Cloning radio-frequency identification (RFID) tags permits counterfeiters to fool security systems by responding to authentication challenges with exactly the same response as genuine tags--but not if they include unclonable silicon DNA inside. Look for RFID tags to proliferate into mainstream consumer applications, such as transit passes, now that an unclonable technology is available to secure them. R.C.J.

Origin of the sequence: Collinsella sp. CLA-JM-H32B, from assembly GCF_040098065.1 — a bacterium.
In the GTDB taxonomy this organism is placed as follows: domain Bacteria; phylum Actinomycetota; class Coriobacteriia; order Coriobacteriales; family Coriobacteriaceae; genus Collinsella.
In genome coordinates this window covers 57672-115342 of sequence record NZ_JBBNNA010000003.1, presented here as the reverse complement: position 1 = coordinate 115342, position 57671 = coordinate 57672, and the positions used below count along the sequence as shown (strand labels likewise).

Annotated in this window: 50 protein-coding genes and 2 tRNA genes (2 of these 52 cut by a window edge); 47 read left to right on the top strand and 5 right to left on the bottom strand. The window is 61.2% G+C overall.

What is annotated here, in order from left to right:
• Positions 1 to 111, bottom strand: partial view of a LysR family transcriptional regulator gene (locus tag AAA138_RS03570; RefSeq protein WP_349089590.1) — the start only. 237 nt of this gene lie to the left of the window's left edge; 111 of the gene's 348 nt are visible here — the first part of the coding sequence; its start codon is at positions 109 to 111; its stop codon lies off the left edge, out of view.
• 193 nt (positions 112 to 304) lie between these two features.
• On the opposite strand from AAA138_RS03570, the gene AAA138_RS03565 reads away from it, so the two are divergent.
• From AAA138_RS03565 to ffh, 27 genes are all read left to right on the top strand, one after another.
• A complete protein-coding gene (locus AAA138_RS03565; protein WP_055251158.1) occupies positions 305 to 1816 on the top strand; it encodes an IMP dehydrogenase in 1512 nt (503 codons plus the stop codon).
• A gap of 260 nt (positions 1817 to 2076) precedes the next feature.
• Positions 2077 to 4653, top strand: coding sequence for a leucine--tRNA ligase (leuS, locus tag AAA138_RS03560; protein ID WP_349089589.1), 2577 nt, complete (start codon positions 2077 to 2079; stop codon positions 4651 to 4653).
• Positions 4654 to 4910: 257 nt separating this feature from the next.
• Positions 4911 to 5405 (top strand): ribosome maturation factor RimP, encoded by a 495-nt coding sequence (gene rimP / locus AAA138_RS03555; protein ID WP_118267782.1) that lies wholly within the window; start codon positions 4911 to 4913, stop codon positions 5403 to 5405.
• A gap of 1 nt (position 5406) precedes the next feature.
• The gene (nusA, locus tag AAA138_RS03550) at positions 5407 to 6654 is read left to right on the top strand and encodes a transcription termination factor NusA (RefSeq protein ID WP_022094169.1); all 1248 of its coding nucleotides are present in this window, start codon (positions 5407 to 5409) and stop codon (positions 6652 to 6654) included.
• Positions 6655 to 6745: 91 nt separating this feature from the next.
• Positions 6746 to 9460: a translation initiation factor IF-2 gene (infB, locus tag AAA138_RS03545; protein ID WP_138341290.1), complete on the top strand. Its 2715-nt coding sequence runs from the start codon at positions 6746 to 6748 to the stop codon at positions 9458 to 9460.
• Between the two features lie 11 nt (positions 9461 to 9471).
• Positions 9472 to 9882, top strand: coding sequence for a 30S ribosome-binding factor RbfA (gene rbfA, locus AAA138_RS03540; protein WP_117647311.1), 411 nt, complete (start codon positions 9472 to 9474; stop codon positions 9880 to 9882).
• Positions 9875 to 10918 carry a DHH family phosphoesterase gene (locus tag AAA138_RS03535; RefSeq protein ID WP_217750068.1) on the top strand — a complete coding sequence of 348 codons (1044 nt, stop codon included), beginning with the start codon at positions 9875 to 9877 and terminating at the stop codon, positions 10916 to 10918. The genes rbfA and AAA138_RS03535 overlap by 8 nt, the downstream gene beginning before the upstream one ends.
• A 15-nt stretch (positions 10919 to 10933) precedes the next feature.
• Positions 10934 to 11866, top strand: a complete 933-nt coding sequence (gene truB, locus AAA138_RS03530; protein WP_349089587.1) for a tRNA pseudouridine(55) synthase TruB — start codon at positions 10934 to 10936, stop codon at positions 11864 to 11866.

Counterfeiters today copy radio-frequency identification (RFID) tags by "cloning" the chips inside them. But making an exact copy of Verayo's new M4H RFID tags is impossible, because they contain silicon "DNA" that uniquely identifies them, according to the company. Verayo Inc. (San Jose, Calif.) announced its unclonable chip technology two years ago but has been concentrating on other applications, such as securing military chips, field-programmable gate arrays (FPGAs) and secure-door access cards. Applying the approach to mass-market RFID tags required a tweak to the authentication technology. All of Verayo's products are based on a physically unclonable function (PUF) cast as a circuit. PUFs use random variations in the delays of wires and gates on a chip—the chip's silicon DNA—to create a unique response when challenged during an authentication session.
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